CrCl2 (12.08 g, 98.26 mmol) was placed in a nitrogen-flushed dry flask and flame-dried under high vacuum. After cooling to room temperature, THF (90 mL) was added and the resulting suspension cooled to 0°C under positive N2. A mixture of iodoform (19.34 g, 49.13 mmol) and 4-hydroxybenzaldehyde (3.00 g, 24.56 mmol) in THF (50 mL) was added and the resulting mixture stirred at 0°C for 3 h. It was then poured into brine (100 mL) and the two phases separated. The aqueous phase was extracted with CH2Cl2 (3×50 mL) and the combined organic extracts dried (Na2SO4), concentrated and chromatographed on silica gel eluted with a mixture of ethyl acetate/hexanes (1∶9). Fractions containing the product were concentrated to obtain a white solid which was recrystallized in hexanes to yield previously reported iodide (8) [53] as golden flakes (5.31 g, 65% yield, 93∶7 E/Z). 1H NMR (CDCl3, 300 MHz) δ 7.24 (d, J = 15.0 Hz, 1H), 7.08 (d, J = 8.7 Hz, 2H), 6.75 (d, J = 8.7 Hz, 2H), 6.49 (d, J = 15.0 Hz, 1H); 13C NMR (CDCl3, 75 MHz), δ 157.11, 144.43, 141.95, 129.86, 127.30, 115.57.

(E)-4-(4-hydroxystyryl)-3-methoxybenzaldehyde (10).

A mixture vinyl of iodide 8 (200.0 mg, 0.81 mmol), 4-formyl-2-methoxyphenyl boronic acid (176.0 mg, 0.98 mmol), Cs2CO3 (794 mg, 2.44 mmol), and [1,1'-Bis(diphenylphosphino)-ferrocene]dichloropalladium (II) complexed with dichloromethane (19.9 mg, 0.02 mmol) in toluene/ethanol/water (4∶4:1, 9 mL) was deoxygenated by bubbling N2 through it for 30 min. It was then heated at 70°C overnight, after which TLC showed complete consumption of the iodide. Upon cooling to ambient temperature, it was diluted with water (5 mL) and extracted with ethylacetate, dried over Na2SO4, concentrated, and chromatographed on silica gel column eluted with ethylacetate/hexanes (2∶8) to obtain 10 as a pale yellow solid (163.0 mg, 79% yield). 1H NMR (DMSO-d6, 300 MHz) δ 9.95 (s, 1H), 9.71 (s, 1H), 7.84 (d, J = 7.2 Hz, 1H), 7.47–7.55 (m, 4H), 7.35 (d, J = 16.6 Hz, 1H), 7.24 (d, J = 16.6 Hz, 1H), 6.80 (d, J = 8.4 Hz, 2H), 3.93 (s, 3H); 13C NMR (DMSO-d6, 75 MHz), δ 192.17, 157.94, 156.40, 135.68, 132.49, 132.40, 128.36, 128.02, 126.06, 123.15, 118.33, 115.72, 110.46, 55.72; HRMS clcd for C16H14O3Na+m/z (M+Na) 277.0841, found 277.0850.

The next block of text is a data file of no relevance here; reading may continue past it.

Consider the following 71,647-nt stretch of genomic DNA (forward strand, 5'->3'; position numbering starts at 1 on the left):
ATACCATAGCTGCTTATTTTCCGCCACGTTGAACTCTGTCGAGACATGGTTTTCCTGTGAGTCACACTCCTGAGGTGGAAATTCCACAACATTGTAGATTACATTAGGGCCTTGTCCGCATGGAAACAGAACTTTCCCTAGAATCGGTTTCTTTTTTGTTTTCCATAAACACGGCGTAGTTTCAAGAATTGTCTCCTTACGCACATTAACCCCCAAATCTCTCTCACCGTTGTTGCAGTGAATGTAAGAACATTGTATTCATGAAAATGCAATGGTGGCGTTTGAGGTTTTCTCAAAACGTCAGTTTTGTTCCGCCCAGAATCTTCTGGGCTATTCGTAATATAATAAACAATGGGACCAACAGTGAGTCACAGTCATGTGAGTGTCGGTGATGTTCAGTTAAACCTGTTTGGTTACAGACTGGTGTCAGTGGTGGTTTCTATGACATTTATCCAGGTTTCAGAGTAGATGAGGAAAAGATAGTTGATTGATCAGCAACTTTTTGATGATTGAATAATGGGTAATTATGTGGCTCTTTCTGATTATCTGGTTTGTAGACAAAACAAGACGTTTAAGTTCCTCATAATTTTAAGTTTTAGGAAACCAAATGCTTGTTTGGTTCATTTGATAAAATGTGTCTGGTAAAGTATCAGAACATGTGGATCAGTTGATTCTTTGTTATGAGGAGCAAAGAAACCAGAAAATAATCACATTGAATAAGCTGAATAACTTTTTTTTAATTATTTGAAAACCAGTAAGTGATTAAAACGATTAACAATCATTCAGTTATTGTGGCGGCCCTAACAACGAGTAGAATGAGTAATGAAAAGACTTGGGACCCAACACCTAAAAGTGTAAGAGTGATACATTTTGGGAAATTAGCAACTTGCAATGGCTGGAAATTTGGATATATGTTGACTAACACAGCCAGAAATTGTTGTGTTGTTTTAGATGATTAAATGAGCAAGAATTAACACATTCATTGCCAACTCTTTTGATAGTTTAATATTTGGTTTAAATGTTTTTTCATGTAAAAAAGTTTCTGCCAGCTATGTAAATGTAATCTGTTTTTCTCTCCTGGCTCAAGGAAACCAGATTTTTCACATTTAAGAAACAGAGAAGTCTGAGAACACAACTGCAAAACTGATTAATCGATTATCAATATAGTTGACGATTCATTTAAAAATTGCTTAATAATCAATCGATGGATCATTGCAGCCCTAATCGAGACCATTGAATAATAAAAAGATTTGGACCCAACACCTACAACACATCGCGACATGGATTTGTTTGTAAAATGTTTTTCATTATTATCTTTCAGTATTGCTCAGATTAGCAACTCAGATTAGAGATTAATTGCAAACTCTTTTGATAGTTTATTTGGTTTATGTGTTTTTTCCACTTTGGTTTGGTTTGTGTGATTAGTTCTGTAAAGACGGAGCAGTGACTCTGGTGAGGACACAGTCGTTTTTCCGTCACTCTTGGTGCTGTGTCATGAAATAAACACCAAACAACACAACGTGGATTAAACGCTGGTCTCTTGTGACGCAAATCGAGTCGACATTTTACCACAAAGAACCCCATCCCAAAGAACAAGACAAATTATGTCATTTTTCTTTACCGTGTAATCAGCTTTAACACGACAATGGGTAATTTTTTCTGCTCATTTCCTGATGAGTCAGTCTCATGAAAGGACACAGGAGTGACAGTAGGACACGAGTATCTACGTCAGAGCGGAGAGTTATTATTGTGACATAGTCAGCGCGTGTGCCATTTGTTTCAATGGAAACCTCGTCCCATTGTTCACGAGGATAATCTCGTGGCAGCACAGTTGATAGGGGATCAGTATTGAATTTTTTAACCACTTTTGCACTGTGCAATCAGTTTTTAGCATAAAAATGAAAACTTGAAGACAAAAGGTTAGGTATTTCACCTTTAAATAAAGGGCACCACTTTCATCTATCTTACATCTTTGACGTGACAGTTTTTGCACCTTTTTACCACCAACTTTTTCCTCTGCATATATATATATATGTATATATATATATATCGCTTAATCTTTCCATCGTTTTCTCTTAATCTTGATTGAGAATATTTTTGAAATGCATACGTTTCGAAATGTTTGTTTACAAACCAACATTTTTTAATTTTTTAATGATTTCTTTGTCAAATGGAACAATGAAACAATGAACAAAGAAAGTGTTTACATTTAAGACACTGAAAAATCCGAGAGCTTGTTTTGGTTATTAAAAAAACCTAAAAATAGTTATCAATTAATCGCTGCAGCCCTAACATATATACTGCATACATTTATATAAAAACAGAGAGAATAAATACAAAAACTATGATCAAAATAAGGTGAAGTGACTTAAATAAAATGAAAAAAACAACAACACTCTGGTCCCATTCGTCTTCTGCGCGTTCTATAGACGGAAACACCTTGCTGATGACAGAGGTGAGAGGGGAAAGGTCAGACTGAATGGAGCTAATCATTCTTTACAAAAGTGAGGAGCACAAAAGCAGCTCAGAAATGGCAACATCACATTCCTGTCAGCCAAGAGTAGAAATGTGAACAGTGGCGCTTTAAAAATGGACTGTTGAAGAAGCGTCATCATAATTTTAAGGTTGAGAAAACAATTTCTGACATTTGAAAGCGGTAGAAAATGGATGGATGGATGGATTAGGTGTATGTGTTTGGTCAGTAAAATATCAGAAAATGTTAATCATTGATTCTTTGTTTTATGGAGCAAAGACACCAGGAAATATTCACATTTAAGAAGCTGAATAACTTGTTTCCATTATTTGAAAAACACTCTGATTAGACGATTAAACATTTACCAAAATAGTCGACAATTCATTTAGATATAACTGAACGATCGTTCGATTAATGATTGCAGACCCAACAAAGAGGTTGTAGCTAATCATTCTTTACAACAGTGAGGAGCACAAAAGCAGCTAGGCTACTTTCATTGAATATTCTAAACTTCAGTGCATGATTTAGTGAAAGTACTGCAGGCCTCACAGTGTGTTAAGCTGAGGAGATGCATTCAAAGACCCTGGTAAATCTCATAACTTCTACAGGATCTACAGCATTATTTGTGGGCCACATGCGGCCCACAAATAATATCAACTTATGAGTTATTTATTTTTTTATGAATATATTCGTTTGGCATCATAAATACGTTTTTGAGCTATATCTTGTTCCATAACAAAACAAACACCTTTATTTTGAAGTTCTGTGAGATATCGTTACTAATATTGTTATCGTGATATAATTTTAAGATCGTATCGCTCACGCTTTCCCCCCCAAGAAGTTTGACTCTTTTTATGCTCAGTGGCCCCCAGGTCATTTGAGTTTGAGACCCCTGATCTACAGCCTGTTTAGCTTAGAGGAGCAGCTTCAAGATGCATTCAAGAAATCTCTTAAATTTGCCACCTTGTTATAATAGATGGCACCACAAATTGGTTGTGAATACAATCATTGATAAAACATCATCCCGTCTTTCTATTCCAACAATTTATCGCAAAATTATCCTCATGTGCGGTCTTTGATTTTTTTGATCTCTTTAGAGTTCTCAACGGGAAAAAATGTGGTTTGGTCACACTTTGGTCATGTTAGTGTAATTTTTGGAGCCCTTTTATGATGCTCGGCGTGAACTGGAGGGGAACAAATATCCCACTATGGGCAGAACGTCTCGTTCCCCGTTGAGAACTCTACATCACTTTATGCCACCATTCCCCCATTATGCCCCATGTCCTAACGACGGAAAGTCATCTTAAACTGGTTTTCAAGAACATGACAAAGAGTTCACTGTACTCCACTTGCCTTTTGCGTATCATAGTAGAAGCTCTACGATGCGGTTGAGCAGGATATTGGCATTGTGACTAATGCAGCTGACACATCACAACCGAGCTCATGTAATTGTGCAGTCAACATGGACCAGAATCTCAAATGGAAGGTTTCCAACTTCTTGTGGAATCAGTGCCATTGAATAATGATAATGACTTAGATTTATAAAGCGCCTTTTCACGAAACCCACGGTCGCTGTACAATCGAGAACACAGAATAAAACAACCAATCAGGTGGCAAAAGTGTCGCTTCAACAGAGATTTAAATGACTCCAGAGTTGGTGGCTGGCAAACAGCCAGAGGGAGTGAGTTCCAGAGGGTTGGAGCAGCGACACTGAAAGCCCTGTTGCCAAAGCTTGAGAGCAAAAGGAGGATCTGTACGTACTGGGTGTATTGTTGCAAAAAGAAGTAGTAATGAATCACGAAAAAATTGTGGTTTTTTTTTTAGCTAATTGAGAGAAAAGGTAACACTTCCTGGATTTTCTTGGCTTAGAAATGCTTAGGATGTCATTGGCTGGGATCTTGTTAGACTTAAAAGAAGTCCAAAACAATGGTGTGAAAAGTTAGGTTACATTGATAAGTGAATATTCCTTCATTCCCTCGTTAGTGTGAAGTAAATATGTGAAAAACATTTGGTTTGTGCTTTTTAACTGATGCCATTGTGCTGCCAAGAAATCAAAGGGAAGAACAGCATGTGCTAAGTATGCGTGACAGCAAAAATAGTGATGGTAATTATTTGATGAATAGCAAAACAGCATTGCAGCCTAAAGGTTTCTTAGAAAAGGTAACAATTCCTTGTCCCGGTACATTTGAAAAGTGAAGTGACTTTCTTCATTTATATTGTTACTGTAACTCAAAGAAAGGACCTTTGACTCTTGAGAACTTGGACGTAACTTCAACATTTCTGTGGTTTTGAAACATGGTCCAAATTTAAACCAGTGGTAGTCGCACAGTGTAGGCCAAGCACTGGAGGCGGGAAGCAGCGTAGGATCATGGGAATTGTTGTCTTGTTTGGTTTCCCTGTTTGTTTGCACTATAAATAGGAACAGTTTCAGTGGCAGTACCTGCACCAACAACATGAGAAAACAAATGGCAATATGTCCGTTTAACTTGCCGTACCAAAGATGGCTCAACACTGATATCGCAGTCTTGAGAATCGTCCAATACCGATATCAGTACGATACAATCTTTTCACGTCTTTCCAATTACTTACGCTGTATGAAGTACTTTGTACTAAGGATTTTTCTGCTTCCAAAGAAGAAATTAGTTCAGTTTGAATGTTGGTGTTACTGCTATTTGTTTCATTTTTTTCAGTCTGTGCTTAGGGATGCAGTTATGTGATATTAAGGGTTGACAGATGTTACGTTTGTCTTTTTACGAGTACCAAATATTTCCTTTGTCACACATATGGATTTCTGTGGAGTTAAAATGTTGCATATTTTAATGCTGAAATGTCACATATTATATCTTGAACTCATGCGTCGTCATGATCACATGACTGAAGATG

(E)-4-{4-[2-(2-(2-N-Boc-aminoethoxy)ethoxy)ethoxy]styryl}-3-methoxybenzaldehyde (11).

A mixture of compounds 10 (733 mg, 2.88 mmol), 3 (1.08 g, 3.46 mmol), K2CO3 (1.20 g, 8.65 mmol), and anhydrous DMF (20 mL) were placed in a boiling tube, sealed and heated at 70°C for 5 h. Upon cooling to room temperature, the white solid was filtered off. The filtrate was diluted with ethyl acetate, washed (saturated NH4Cl solution and brine), dried (Na2SO4), concentrated and chromatographed on silica gel eluted with 40% ethyl acetate/hexanes to yield 11 (1.39 g, 99% yield). 1H NMR (CDCl3, 500 MHz) δ 9.97 (s, 1H), 7.75 (d, J = 8.0 Hz, 1H), 7.52 (d, J = 8.5 Hz, 2H), 7.47 (d, J = 8.0 Hz, 1H ), 7.42 (s, 1H), 7.39 (d, J = 16.5 Hz, 1H), 7.23 (d, J = 16.5 Hz, 1H), 6.95 (d, J = 8.5 Hz, 2H), 4.20 (t, J = 4.5 Hz, 2H), 3.98 (s, 3H), 3.90 (t, J = 4.5 Hz, 2H), 3.75 (t, J = 4.5 Hz, 2H), 3.68 (m, 2H), 3.58 (t, J = 5.0 Hz, 2H), 3.35 (bs, 2H), 1.46 (s, 9H); 13C NMR (CDCl3, 125 MHz) δ 191.74, 159.10, 157.19, 136.17, 133.56, 132.14, 130.43, 128.98, 126.25, 124.53, 120.38, 112.03, 109.49, 70.94, 70.49, 69.87, 67.63, 55.87, 40.53, 28.56; HRMS clcd for C27H35NO7Na+m/z (M+Na) 508.2311, found 508.2312.

(E,E)-2-{2-[2-(4-(2-methoxy-4-(4-(methoxymethoxy)styryl)styryl)phenoxy)ethoxy]ethoxy}-N-Boc-ethanamine (12).